Hagopian says the setup exists in the standardized tests policymakers across the nation have increasingly used to measure the gap in academic performance. The gap, he says, too often separates students of color from their white peers, and hold teachers and school leaders accountable for closing it.
Catching Students Who Are Falling Behind
President Obama has said, "There's nothing wrong with testing. We just need better tests ... that track how well our students are growing academically so we can catch when they're falling behind, and help them before they just get passed along."
Though the mechanisms that made the 2001 No Child Left Behind Act so powerful have become largely unpopular, many, including Obama administration officials, still support the law's central aim: to shine a bright spotlight on inequities in the nation's education system.
But Hagopian sees it differently, especially when it comes to racial inequities in schools. He recently edited a book titled "More Than A Score" that criticizes education policymakers for becoming too obsessed with standardized testing.
'Disproportionate Impact' On Students Of Color
"When you discuss the problem of black success in terms of their failure to succeed or their failure to achieve," said Hagopian, "and you don't discuss the fact that the opportunities are being systematically denied to them, then you blame our black youth for the problems that our society has created."
This post has been updated to include a response from National Heritage Academies.
A couple of years ago, auditors looked at the books of a charter school in Buffalo, New York, and were taken aback by what they found. Like all charter schools, Buffalo United Charter School is funded with taxpayer dollars. The school is also a nonprofit. But as the New York State auditors wrote, Buffalo United was sending " virtually all of the School's revenues" directly to a for-profit company hired to handle its day-to-day operations.
Charter schools often hire companies to handle their accounting and management functions. Sometimes the companies even take the lead in hiring teachers, finding a school building, and handling school finances.
In the case of Buffalo United, the auditors found that the school board had little idea about exactly how the company – a large management firm called National Heritage Academies – was spending the school's money. The school's board still had to approve overall budgets, but it appeared to accept the company's numbers with few questions. The signoff was "essentially meaningless," the auditors wrote.
In the charter-school sector, this arrangement is known as a "sweeps" contract because nearly all of a school's public dollars – anywhere from 95 to 100 percent – is "swept" into a charter-management company.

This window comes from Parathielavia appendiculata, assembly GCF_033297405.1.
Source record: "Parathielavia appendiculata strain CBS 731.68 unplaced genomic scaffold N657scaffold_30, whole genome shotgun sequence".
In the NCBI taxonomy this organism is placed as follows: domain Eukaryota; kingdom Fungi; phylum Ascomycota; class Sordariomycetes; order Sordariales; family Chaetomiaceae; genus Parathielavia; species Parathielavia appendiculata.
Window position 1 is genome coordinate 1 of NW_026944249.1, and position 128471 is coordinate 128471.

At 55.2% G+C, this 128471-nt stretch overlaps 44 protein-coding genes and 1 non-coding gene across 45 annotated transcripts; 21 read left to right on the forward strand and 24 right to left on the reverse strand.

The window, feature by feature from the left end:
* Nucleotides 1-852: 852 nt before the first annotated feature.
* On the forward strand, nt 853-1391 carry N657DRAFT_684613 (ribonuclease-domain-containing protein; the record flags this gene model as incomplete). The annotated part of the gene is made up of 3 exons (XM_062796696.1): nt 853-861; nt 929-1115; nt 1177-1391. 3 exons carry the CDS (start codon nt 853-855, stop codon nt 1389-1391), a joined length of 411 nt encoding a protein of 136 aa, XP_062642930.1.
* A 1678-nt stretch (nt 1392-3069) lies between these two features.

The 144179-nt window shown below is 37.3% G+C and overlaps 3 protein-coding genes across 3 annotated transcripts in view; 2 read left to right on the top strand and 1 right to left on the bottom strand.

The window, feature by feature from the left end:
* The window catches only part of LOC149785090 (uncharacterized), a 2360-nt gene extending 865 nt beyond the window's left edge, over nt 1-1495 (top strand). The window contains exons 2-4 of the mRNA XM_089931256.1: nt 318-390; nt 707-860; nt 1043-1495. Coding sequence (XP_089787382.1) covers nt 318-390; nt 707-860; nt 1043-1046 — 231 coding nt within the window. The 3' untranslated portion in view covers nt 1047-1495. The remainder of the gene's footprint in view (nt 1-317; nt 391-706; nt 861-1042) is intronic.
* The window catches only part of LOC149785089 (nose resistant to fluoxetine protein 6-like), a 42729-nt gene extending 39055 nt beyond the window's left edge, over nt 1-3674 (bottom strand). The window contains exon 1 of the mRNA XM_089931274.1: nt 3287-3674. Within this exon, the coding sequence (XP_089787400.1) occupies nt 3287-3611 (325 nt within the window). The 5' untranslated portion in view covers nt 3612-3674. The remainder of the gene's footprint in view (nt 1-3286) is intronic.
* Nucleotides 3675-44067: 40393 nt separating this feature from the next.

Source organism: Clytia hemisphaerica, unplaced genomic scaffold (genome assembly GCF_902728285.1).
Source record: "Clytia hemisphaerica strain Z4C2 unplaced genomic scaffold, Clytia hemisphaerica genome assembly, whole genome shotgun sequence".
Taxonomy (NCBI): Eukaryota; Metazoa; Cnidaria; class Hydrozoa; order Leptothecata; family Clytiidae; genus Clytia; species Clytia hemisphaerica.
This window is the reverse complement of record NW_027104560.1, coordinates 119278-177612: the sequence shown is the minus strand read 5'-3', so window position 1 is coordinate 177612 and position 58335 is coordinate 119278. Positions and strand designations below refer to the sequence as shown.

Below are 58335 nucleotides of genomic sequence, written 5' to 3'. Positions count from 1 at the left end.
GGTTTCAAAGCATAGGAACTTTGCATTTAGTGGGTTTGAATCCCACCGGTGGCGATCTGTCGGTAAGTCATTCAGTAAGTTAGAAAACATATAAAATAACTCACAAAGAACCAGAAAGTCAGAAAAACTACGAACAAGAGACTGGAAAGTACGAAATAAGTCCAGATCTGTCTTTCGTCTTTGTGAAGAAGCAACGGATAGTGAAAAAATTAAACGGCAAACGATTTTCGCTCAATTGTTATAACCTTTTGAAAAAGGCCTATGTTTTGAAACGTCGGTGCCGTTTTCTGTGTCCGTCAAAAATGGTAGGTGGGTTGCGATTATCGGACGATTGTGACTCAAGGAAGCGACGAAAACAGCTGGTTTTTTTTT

The contracts are an example of how the charter schools sometimes cede control of public dollars to private companies that have no legal obligation to act in the best interests of the schools or taxpayers. When the agreement is with a for-profit firm like National Heritage Academies, it's also a chance for such firms to turn taxpayer money into tidy profits.
"It's really just a pass-through for for-profit entities," said Eric Hall, an attorney in Colorado Springs who specializes in work with charter schools and has come across many sweeps contracts. "In what sense is that a nonprofit endeavor? It's not."
Neither National Heritage Academies nor the Buffalo United board responded to requests for comment. (Update: NHA spokeswoman Jennifer Hoff said in an emailed statement, “Our approach relieves our partner boards of all financial, operational, and academic risks – a significant burden that ultimately defeats many charter schools. Freed from burdens like fundraising, our partner boards can focus on governance and oversight … NHA and its partner schools comply fully with state and federal laws, authorizer oversight requirements, and education department regulations – including everything related to transparency.”)
While relationships between charter schools and management companies have started tocome under scrutiny, sweeps contracts have received little attention. Schools have agreed to such setups with both nonprofit and for-profit management companies, but it's not clear how often. Nobody appears to be keeping track.
What is clear is that it can be hard for regulators and even schools themselves to follow the money when nearly all of it goes into the accounts of a private company.
"We're not confident that sweeps contracts allow [charters schools and regulators] to fully fulfill their public functions," said Alex Medler, who leads policy and advocacy work at the National Association of Charter School Authorizers, a trade group for charter regulators. The organization discourages the arrangements. "We think this is an issue that needs attention."